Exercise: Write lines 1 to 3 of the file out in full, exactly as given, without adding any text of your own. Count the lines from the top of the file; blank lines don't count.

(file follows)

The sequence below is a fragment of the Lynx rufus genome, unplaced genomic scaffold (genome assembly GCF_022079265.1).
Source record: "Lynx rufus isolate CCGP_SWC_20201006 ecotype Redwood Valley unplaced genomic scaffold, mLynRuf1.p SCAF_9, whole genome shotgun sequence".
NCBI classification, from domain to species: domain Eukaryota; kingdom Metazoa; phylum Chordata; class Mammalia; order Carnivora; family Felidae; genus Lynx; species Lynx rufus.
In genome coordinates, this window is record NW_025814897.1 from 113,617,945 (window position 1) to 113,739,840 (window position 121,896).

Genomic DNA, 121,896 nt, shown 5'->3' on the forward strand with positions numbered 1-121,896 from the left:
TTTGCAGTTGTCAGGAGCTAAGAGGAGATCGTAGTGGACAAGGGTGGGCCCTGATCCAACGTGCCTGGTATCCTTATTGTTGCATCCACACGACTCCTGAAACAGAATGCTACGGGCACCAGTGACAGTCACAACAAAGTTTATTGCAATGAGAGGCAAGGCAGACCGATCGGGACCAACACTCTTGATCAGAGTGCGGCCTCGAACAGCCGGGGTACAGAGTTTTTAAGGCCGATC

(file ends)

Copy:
The sequence below is a fragment of the Lynx rufus genome, unplaced genomic scaffold (genome assembly GCF_022079265.1).
Source record: "Lynx rufus isolate CCGP_SWC_20201006 ecotype Redwood Valley unplaced genomic scaffold, mLynRuf1.p SCAF_9, whole genome shotgun sequence".
NCBI classification, from domain to species: domain Eukaryota; kingdom Metazoa; phylum Chordata; class Mammalia; order Carnivora; family Felidae; genus Lynx; species Lynx rufus.